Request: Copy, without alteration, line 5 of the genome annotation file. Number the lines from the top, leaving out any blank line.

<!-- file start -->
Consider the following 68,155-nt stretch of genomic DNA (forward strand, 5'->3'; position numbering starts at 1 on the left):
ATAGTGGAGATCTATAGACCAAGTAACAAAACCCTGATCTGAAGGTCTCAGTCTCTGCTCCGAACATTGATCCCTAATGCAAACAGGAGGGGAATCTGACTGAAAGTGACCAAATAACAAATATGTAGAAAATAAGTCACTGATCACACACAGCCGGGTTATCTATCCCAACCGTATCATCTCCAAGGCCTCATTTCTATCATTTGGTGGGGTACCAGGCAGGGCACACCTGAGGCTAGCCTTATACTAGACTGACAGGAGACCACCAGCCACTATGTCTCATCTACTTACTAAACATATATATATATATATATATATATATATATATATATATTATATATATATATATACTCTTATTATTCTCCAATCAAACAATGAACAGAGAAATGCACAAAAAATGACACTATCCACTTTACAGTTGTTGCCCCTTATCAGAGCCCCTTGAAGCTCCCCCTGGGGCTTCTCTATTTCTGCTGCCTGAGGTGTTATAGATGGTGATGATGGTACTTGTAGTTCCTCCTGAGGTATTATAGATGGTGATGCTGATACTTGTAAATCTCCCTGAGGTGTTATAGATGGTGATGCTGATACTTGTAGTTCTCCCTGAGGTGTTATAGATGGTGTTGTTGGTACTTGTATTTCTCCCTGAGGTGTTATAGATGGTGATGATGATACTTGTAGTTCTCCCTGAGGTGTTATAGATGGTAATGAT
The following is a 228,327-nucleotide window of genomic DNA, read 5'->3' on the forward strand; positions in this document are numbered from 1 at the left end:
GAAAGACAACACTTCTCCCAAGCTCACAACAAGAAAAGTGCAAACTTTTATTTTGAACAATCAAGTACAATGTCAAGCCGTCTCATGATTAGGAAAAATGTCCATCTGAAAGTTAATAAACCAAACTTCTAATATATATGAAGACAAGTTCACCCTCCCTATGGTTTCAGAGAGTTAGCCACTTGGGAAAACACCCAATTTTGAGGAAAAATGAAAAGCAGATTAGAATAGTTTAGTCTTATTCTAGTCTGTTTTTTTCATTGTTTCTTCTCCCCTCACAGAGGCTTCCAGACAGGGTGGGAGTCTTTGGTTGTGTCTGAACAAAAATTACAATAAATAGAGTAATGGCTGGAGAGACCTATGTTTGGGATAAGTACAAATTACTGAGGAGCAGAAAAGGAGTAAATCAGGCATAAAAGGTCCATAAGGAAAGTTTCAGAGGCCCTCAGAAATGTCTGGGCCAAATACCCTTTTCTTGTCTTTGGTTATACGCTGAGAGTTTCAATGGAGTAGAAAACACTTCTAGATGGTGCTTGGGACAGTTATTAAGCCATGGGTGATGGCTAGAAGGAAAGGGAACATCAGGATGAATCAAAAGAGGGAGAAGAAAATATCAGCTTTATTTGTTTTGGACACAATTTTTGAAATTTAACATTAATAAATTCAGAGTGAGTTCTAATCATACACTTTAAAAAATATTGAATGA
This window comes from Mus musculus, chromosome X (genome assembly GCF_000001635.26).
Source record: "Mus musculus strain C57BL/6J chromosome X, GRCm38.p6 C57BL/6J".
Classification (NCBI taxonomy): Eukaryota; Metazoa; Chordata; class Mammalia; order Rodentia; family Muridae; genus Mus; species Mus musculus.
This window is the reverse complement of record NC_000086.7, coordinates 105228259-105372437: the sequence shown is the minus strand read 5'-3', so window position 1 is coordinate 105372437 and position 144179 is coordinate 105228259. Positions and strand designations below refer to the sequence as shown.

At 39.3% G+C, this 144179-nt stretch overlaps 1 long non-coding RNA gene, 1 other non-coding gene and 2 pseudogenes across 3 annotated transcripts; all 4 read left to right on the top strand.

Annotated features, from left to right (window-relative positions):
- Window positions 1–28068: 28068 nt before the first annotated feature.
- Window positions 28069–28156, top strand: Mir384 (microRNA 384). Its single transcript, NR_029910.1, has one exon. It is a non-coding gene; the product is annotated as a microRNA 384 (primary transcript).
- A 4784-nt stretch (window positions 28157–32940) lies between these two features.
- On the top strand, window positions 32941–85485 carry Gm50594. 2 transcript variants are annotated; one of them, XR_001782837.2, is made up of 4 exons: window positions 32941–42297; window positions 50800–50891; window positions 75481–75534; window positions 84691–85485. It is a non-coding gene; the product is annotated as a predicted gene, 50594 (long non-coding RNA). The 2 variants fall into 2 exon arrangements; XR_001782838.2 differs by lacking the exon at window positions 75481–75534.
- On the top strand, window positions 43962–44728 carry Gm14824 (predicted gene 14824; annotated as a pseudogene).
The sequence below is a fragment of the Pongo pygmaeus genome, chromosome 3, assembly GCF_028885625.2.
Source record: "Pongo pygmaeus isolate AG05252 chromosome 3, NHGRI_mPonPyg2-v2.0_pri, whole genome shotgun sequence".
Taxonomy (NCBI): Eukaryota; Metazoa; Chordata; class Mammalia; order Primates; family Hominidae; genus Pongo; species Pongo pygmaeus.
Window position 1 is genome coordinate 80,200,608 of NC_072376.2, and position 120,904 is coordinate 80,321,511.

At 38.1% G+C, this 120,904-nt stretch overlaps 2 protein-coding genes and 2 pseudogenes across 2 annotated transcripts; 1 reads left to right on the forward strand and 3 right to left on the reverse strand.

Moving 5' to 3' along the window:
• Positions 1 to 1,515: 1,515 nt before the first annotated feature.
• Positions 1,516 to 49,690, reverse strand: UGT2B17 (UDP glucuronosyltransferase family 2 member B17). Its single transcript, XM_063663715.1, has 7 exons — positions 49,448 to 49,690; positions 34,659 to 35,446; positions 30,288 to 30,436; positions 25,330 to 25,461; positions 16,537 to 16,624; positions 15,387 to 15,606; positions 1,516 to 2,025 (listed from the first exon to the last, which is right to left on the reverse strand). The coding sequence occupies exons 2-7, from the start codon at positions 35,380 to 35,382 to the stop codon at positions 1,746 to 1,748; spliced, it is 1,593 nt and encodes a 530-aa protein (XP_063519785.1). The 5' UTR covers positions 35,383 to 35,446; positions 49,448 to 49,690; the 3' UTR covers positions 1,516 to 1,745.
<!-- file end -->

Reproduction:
This window comes from Mus musculus, chromosome X (genome assembly GCF_000001635.26).